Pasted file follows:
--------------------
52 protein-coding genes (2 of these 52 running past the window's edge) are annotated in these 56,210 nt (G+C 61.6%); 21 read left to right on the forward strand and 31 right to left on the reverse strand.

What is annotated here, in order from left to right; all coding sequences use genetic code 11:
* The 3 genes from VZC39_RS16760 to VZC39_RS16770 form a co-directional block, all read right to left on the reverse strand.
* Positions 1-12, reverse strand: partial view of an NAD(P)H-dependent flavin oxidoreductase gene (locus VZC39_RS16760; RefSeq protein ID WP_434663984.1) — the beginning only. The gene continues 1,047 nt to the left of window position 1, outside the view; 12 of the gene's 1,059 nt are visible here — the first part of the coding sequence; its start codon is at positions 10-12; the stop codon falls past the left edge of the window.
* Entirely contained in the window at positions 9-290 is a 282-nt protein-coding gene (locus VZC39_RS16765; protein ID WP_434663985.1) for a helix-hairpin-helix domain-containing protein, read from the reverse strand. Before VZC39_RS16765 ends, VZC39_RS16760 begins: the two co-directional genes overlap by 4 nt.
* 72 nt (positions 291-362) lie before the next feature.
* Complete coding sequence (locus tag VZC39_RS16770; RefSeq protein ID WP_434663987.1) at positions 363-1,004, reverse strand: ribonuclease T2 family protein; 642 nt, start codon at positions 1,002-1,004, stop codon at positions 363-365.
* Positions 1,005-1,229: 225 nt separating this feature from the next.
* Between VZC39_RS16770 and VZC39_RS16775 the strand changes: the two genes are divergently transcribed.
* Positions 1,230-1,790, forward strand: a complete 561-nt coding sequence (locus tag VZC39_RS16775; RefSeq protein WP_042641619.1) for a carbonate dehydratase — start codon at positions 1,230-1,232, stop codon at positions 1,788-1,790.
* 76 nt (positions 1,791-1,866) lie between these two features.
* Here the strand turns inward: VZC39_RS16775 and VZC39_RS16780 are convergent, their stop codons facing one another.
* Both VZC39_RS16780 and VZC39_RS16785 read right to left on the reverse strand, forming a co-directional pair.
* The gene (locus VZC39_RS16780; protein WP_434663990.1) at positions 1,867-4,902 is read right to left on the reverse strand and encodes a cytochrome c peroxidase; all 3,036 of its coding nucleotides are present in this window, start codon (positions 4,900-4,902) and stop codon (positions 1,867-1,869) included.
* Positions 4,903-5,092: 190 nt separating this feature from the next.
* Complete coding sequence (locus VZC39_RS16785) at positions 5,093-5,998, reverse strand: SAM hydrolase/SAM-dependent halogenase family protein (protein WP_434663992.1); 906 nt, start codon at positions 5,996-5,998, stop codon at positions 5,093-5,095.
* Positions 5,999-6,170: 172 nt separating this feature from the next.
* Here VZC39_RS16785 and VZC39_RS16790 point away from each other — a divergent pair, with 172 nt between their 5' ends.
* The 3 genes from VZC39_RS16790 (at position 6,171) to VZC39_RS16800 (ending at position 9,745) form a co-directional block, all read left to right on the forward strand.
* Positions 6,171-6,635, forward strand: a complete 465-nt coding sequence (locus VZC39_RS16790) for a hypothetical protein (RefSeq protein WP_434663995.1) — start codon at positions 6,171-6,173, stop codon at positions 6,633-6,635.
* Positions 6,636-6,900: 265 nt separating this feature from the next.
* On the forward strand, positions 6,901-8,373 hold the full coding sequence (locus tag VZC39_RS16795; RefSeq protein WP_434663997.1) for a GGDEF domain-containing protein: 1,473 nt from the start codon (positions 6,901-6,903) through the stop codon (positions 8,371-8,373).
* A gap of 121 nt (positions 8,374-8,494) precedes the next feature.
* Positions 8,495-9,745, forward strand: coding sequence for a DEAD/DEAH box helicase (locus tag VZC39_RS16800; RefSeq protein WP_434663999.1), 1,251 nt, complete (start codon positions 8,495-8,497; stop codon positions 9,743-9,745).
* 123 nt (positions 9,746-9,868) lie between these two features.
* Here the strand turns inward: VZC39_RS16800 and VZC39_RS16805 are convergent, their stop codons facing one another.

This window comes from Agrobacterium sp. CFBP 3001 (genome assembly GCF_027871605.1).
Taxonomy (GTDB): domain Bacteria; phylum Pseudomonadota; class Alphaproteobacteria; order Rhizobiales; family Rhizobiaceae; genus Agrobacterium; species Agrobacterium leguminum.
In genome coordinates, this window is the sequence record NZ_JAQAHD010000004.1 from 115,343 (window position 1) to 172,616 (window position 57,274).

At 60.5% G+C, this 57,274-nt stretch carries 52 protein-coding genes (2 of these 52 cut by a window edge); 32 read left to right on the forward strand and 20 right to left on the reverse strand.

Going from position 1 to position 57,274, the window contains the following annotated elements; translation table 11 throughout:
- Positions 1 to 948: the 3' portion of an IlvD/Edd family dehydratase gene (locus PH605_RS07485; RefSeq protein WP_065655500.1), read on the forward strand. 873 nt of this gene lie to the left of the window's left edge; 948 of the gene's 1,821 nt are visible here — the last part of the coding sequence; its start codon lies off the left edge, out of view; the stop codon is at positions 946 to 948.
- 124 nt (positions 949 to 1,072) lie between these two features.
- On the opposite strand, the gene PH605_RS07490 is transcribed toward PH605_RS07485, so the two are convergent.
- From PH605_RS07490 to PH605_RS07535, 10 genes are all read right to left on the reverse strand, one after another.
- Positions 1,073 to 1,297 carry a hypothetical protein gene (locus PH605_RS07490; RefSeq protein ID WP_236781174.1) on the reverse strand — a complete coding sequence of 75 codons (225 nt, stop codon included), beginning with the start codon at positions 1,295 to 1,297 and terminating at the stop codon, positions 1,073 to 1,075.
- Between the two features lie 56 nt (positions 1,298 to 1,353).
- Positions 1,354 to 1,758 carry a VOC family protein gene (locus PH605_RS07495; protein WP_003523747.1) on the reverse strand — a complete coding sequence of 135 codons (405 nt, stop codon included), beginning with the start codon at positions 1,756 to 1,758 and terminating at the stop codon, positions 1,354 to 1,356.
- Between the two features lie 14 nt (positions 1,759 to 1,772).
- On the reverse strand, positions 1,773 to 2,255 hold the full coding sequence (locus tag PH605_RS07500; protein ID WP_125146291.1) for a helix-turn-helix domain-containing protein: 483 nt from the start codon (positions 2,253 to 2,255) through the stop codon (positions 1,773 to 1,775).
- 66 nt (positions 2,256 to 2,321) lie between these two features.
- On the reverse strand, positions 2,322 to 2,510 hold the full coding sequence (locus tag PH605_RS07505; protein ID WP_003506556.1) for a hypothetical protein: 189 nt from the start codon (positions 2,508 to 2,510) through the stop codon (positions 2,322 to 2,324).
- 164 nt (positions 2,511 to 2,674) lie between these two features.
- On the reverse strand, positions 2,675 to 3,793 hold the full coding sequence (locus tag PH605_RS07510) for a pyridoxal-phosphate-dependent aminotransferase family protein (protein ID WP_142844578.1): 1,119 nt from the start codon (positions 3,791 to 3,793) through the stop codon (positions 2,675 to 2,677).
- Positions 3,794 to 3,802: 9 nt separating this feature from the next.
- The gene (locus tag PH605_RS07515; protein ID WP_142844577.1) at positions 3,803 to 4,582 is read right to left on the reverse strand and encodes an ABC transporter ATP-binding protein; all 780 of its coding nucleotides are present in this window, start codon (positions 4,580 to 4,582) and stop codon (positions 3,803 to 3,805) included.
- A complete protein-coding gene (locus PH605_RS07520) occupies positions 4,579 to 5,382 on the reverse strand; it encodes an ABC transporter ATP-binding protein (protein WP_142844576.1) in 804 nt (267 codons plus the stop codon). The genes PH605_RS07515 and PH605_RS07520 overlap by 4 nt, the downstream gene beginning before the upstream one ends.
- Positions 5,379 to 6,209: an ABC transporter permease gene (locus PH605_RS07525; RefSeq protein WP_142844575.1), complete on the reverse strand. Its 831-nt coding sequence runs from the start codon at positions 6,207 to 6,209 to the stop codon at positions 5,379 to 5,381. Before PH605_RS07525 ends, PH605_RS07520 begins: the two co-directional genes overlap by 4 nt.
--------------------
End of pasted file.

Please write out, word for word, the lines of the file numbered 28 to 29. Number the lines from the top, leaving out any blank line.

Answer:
Taxonomy (GTDB): domain Bacteria; phylum Pseudomonadota; class Alphaproteobacteria; order Rhizobiales; family Rhizobiaceae; genus Agrobacterium; species Agrobacterium leguminum.
In genome coordinates, this window is the sequence record NZ_JAQAHD010000004.1 from 115,343 (window position 1) to 172,616 (window position 57,274).